Evaluating stream CO.sub.2 outgassing via drifting and anchored flux chambers in a controlled flume experiment.

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From: Biogeosciences(Vol. 18, Issue 3)
Publisher: Copernicus GmbH
Document Type: Article
Length: 455 words

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Abstract :

Carbon dioxide (CO.sub.2) emissions from running waters represent a key component of the global carbon cycle. However, quantifying CO.sub.2 fluxes across air-water boundaries remains challenging due to practical difficulties in the estimation of reach-scale standardized gas exchange velocities (k.sub.600) and water equilibrium concentrations. Whereas craft-made floating chambers supplied by internal CO.sub.2 sensors represent a promising technique to estimate CO.sub.2 fluxes from rivers, the existing literature lacks rigorous comparisons among differently designed chambers and deployment techniques. Moreover, as of now the uncertainty of k.sub.600 estimates from chamber data has not been evaluated. Here, these issues were addressed by analysing the results of a flume experiment carried out in the Summer of 2019 in the Lunzer:::Rinnen - Experimental Facility (Austria). During the experiment, 100 runs were performed using two different chamber designs (namely, a standard chamber and a flexible foil chamber with an external floating system and a flexible sealing) and two different deployment modes (drifting and anchored). The runs were performed using various combinations of discharge and channel slope, leading to variable turbulent kinetic energy dissipation rates (1.5x10-3ε1x10-1 m.sup.2 s.sup.-3). Estimates of gas exchange velocities were in line with the existing literature (4k60032 m.sup.2 s.sup.-3 ), with a general increase in k.sub.600 for larger turbulent kinetic energy dissipation rates. The flexible foil chamber gave consistent k.sub.600 patterns in response to changes in the slope and/or the flow rate. Moreover, acoustic Doppler velocimeter measurements indicated a limited increase in the turbulence induced by the flexible foil chamber on the flow field (22 % increase in ε, leading to a theoretical 5 % increase in k.sub.600). The uncertainty in the estimate of gas exchange velocities was then estimated using a generalized likelihood uncertainty estimation (GLUE) procedure. Overall, uncertainty in k.sub.600 was moderate to high, with enhanced uncertainty in high-energy set-ups. For the anchored mode, the standard deviations of k.sub.600 were between 1.6 and 8.2 m d.sup.-1, whereas significantly higher values were obtained in drifting mode. Interestingly, for the standard chamber the uncertainty was larger (+ 20 %) as compared to the flexible foil chamber. Our study suggests that a flexible foil design and the anchored deployment might be useful techniques to enhance the robustness and the accuracy of CO.sub.2 measurements in low-order streams. Furthermore, the study demonstrates the value of analytical and numerical tools in the identification of accurate estimations for gas exchange velocities. These findings have important implications for improving estimates of greenhouse gas emissions and reaeration rates in running waters.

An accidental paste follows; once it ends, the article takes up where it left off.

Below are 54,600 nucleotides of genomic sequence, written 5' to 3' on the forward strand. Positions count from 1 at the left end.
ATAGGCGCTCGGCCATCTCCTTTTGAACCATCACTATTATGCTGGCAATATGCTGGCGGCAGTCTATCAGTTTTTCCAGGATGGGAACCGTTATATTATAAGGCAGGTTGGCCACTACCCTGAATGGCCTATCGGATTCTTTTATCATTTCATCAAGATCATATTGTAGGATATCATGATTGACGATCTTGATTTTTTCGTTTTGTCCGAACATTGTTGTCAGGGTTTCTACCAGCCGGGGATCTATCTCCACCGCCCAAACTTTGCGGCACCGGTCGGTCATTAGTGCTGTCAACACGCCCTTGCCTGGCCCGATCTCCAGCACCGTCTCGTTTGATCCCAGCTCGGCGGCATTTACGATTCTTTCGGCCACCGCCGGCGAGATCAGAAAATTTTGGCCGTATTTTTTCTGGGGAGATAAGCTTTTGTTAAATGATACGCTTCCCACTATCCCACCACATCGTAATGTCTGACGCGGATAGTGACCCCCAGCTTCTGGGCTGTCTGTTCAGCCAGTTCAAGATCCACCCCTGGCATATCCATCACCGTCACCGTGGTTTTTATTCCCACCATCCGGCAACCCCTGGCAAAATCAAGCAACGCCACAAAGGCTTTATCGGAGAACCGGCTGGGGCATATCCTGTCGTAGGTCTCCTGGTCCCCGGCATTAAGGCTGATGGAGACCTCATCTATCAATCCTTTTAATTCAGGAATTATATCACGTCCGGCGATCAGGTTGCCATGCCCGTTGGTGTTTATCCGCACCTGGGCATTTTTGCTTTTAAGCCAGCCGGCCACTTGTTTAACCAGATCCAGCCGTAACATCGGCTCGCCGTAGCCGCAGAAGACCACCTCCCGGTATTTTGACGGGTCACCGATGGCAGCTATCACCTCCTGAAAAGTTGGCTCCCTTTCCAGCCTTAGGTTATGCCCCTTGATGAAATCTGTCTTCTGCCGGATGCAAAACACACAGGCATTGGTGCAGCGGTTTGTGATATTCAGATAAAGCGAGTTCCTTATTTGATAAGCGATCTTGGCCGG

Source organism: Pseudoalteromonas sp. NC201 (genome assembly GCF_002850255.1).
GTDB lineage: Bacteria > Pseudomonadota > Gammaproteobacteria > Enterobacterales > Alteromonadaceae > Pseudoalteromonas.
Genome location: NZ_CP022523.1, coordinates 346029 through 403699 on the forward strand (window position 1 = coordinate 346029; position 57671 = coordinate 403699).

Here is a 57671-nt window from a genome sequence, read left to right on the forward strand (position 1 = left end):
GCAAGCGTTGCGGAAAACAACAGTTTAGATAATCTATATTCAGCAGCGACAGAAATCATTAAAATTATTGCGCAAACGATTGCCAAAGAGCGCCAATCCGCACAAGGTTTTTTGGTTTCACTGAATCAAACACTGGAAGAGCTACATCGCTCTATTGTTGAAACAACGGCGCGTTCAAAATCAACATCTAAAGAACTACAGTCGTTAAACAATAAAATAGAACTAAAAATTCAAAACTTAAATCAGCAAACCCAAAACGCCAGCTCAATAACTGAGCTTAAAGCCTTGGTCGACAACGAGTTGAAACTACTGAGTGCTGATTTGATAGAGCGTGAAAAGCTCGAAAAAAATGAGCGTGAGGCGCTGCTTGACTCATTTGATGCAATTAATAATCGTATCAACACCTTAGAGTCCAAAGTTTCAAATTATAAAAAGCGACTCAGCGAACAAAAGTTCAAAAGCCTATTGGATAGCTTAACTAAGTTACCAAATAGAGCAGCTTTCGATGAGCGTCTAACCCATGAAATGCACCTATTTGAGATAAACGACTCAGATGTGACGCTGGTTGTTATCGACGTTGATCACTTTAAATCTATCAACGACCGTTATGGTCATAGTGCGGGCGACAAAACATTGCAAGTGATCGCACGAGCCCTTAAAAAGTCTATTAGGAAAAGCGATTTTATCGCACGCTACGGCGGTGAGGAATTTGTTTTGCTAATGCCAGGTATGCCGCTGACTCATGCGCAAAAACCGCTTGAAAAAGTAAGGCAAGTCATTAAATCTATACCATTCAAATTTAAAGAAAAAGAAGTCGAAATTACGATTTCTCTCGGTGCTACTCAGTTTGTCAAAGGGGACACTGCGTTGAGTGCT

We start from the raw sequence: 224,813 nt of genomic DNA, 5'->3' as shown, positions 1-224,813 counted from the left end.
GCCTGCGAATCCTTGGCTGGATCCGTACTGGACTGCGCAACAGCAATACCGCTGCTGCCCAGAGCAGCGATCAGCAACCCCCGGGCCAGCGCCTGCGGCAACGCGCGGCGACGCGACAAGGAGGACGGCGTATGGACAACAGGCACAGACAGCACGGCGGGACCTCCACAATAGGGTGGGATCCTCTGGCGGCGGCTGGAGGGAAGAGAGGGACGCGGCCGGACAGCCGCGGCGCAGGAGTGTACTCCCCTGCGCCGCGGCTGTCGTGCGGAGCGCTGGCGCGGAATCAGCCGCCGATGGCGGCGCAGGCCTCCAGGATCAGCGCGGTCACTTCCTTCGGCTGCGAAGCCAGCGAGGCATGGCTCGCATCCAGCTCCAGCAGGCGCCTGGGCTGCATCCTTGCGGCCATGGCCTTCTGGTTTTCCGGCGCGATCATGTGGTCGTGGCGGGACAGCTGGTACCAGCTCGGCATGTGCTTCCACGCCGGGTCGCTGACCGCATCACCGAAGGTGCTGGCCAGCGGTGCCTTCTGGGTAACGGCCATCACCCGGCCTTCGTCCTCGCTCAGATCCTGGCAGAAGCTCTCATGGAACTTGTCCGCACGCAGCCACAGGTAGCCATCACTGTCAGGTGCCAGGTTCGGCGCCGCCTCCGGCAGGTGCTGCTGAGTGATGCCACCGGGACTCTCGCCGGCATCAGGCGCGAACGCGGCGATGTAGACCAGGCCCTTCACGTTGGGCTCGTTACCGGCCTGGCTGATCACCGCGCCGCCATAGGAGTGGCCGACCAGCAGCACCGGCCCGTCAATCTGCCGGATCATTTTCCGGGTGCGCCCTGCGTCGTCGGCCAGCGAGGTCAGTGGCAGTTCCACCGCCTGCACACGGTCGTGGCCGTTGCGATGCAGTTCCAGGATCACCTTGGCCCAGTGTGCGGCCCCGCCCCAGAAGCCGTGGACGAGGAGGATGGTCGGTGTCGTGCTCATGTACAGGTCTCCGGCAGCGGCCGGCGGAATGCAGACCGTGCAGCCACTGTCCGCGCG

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Gale Document Number: GALE|A651980833